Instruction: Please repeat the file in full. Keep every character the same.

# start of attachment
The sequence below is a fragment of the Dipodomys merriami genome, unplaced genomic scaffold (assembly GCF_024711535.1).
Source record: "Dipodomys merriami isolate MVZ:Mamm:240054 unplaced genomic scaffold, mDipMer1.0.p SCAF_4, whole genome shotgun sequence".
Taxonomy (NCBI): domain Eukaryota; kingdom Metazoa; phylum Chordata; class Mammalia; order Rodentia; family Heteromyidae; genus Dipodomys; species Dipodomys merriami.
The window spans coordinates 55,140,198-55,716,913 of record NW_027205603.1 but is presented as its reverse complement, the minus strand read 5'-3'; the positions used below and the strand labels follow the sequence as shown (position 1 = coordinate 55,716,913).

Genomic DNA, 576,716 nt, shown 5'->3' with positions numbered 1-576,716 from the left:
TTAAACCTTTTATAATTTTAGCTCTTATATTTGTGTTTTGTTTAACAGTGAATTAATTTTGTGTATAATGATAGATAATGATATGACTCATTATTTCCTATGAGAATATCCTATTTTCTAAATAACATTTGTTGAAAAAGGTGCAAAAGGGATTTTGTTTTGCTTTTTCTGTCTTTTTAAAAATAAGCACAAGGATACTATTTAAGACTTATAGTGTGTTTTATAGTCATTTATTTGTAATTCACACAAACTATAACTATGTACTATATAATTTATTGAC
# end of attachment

The sequence below is a fragment of the Dipodomys merriami genome, unplaced genomic scaffold (assembly GCF_024711535.1).
Source record: "Dipodomys merriami isolate MVZ:Mamm:240054 unplaced genomic scaffold, mDipMer1.0.p SCAF_4, whole genome shotgun sequence".
Taxonomy (NCBI): domain Eukaryota; kingdom Metazoa; phylum Chordata; class Mammalia; order Rodentia; family Heteromyidae; genus Dipodomys; species Dipodomys merriami.
The window spans coordinates 55,140,198-55,716,913 of record NW_027205603.1 but is presented as its reverse complement, the minus strand read 5'-3'; the positions used below and the strand labels follow the sequence as shown (position 1 = coordinate 55,716,913).

Genomic DNA, 576,716 nt, shown 5'->3' with positions numbered 1-576,716 from the left:
TTAAACCTTTTATAATTTTAGCTCTTATATTTGTGTTTTGTTTAACAGTGAATTAATTTTGTGTATAATGATAGATAATGATATGACTCATTATTTCCTATGAGAATATCCTATTTTCTAAATAACATTTGTTGAAAAAGGTGCAAAAGGGATTTTGTTTTGCTTTTTCTGTCTTTTTAAAAATAAGCACAAGGATACTATTTAAGACTTATAGTGTGTTTTATAGTCATTTATTTGTAATTCACACAAACTATAACTATGTACTATATAATTTATTGAC